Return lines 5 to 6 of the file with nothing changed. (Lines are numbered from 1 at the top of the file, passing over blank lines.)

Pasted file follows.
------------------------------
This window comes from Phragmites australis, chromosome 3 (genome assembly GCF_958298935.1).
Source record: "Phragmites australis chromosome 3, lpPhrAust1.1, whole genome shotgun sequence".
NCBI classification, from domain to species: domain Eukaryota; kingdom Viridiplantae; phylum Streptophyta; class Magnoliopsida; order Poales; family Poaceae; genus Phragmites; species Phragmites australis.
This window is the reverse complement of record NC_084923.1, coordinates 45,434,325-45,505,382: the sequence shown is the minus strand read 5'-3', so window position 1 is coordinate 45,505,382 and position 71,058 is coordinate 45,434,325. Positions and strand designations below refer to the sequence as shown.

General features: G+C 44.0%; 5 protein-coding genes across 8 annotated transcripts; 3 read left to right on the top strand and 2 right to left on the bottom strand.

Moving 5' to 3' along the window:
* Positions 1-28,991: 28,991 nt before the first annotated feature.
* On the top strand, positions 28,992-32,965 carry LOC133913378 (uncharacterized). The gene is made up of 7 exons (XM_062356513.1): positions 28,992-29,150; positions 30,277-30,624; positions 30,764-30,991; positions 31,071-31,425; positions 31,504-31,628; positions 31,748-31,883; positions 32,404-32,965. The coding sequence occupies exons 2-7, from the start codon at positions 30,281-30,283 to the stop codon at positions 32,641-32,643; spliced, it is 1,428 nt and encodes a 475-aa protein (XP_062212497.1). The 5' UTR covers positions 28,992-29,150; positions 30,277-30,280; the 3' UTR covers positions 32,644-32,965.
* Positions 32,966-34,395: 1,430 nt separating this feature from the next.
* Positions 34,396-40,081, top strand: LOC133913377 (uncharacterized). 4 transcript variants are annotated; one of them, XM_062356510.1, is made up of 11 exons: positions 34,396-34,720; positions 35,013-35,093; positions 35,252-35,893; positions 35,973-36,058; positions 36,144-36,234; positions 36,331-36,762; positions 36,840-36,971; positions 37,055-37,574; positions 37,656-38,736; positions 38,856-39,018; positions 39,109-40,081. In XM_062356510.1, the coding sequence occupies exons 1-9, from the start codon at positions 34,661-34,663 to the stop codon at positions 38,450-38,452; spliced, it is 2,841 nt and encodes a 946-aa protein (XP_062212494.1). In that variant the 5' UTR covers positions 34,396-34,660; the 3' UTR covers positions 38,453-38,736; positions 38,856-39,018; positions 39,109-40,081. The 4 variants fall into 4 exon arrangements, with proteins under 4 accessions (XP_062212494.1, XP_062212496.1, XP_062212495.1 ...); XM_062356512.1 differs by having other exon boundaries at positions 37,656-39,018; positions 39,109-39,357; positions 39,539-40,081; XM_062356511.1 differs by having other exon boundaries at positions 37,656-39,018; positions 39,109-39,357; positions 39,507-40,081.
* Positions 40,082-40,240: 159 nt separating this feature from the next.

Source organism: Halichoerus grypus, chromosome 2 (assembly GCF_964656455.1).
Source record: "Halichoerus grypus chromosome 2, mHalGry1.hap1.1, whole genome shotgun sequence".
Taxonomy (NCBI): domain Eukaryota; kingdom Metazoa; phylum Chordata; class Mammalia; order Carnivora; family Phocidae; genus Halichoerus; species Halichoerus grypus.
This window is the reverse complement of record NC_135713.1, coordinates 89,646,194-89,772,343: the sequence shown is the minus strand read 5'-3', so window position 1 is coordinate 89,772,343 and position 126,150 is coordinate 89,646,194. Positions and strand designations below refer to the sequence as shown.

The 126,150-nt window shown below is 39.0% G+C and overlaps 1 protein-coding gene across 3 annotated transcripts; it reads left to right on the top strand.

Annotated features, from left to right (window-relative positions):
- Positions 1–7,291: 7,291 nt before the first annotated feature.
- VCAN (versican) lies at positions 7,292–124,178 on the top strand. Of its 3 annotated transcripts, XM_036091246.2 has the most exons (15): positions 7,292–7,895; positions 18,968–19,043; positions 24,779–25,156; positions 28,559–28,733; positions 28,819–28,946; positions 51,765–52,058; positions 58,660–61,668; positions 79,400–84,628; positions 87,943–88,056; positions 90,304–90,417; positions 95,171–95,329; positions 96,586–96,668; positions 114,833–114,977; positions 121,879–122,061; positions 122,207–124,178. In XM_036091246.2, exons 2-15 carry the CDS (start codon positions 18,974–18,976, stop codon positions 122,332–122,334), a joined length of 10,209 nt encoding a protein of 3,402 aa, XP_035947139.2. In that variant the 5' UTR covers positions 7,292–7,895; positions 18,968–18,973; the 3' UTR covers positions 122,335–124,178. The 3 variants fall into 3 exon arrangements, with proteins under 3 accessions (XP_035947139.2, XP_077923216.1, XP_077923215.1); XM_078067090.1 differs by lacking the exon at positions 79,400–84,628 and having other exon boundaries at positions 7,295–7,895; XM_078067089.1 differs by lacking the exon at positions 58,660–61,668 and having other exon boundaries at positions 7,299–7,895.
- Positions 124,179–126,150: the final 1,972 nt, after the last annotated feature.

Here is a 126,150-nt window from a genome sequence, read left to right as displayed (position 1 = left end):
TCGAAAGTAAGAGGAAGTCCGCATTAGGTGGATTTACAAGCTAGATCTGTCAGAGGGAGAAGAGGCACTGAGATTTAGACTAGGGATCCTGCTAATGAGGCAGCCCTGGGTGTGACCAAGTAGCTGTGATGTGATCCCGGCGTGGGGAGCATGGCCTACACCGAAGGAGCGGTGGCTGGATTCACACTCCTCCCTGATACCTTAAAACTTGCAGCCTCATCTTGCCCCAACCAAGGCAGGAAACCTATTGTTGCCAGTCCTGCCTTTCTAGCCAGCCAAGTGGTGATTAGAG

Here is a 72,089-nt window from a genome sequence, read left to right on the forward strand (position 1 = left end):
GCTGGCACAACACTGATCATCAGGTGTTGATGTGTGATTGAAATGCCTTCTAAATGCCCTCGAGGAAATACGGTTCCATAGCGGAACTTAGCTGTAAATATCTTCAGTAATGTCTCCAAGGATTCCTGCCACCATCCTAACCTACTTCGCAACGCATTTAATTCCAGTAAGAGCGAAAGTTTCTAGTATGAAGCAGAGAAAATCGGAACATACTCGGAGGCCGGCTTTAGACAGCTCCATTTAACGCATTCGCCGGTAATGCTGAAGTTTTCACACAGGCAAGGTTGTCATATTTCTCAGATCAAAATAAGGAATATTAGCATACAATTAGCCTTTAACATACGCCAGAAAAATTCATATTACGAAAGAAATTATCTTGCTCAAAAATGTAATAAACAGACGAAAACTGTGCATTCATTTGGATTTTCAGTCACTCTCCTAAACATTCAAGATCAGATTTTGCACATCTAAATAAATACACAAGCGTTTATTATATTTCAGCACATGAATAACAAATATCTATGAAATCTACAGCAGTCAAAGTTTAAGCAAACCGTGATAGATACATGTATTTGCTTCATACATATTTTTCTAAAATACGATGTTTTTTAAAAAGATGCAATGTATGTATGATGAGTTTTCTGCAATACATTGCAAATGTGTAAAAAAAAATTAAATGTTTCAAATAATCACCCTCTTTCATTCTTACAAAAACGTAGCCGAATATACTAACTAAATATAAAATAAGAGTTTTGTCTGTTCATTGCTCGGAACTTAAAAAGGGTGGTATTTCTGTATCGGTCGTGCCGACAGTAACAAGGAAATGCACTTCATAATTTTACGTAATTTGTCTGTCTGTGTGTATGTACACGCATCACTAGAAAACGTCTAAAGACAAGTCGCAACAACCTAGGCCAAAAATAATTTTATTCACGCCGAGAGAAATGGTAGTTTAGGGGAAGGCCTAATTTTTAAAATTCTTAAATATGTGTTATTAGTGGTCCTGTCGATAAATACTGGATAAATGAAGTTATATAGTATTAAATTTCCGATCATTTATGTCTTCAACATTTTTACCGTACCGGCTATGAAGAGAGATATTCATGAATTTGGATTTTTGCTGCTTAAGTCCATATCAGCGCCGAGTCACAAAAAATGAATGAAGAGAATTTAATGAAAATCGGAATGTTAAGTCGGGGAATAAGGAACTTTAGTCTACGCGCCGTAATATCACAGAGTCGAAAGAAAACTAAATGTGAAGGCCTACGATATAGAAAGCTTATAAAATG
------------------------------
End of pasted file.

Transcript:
General features: G+C 44.0%; 5 protein-coding genes across 8 annotated transcripts; 3 read left to right on the top strand and 2 right to left on the bottom strand.

Moving 5' to 3' along the window: